Wednesday, August 12, 2009

Old music: Aztec Camera's Knife (1984)

Whoo boy, talk about misunderstood.

Well, Roddy Frame has to be given some slack because he was only twenty years young when he was reacting to a wealth of buzz and popularity in the aftermath of his band's Britain-captivating debut album.

And who wouldn't freak out and just make one of the most personal and fun albums of their career — especially when you were thrown into the studio with ridiculous expectations, a nearly bottomless budget and an established, certified 'rock and roll god' completely out of touch with where you were coming from (hi, Mark Knopfler) acting as producer?

Well, let's just get this out of the way right now: unlike my previous highlights in this context, this album is not an amazing five star-worthy affair that will please all audiences across the board.

Nope. That's just not this album.

But is it an irreproachably strong record that received an unfair critical beat down at the time of its release and has yet to receive a true reassessment that removes the hype?

Yes. Wholeheartedly.

If I were to grade the album on my usual scale of one to five stars, it would probably receive an incredibly strong:
...or a solid:
But, leaving grades aside, this album is just downright enjoyable. It's pure pop. Produced, overwrought, slickly played and cooked to perfection with one or two too many chefs in the kitchen. But the songs are absolutely stunning, despite presentation.

So, what really matters here is the presentation.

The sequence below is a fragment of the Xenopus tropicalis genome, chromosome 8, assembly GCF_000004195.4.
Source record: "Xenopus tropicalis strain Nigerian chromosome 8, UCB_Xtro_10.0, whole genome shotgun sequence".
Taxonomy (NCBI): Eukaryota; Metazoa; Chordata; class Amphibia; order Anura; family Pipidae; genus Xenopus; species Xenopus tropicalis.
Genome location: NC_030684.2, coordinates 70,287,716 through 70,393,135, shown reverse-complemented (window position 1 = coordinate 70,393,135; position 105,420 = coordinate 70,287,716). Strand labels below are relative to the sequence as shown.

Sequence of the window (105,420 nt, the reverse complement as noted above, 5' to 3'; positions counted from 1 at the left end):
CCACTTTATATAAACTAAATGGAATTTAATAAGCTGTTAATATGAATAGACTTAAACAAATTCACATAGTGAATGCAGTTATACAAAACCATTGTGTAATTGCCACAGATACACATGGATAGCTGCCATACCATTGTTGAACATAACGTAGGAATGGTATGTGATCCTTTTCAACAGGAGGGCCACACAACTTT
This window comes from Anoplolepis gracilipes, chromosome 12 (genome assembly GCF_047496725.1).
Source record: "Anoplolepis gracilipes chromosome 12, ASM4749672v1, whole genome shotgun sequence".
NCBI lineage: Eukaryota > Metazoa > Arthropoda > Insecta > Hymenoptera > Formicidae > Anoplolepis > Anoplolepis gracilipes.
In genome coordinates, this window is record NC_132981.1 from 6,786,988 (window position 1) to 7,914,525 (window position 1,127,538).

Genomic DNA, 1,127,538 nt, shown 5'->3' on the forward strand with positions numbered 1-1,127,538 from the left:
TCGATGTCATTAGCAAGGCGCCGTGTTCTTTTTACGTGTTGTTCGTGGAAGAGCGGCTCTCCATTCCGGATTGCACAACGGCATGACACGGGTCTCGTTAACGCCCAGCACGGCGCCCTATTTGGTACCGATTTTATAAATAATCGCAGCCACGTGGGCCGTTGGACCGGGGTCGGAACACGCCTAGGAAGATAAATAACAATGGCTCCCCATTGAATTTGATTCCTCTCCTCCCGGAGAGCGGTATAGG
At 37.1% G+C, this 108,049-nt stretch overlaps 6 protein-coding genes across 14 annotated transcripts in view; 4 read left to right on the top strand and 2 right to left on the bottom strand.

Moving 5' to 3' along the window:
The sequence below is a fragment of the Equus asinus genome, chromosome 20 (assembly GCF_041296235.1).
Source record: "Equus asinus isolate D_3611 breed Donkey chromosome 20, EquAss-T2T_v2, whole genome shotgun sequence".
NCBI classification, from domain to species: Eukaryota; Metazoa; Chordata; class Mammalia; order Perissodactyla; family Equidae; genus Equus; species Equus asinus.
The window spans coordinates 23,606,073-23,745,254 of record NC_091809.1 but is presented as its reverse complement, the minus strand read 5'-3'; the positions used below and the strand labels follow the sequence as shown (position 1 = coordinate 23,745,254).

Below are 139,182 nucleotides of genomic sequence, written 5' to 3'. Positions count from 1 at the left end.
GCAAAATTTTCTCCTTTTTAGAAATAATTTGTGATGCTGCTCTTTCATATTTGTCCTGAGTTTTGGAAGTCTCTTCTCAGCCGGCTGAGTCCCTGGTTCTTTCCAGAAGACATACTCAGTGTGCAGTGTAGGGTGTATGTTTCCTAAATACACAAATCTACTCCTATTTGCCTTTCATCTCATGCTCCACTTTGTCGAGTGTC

And it is flawed.

Bottom line.

It just is.

It certainly wouldn't take a rocket scientist to figure out that — HEY, WAIT A SECOND, MARK KNOPFLER IS A TERRIBLE CHOICE AS A PRODUCER FOR AN AZTEC CAMERA RECORD!

But, despite that completely mismatched big overproduced slickness and high profile reputation that Knopfler brought to the studio with him, Roddy Frame plays these songs like he's absolutely sure they're the best he's ever written — and, indeed, some of them really are.

'Still on Fire' kicks things off and with it's pseudo-funky rhythm guitar and accentuated percussion, it's obviously an attempt to rewrite 'Oblivious' but that doesn't matter because it's easily one of the great lost classics of the new wave singles. Moving into an obtuse simile, 'Just Like the USA' is one point where I think the Roddy/Elvis Costello comparisons are valid. But even that seems unfair because the song tackles something so personal and so universal and is ultimately all heart, even though it puts up the façade of being the opposite. And that is a strangely foreshadowing dynamic that is explored in great detail with 'Head is Happy (Heart's Insane).' A horn-accented strummer explores the extremely human struggle between the mind's message and the heart's wants. Really fantastic stuff.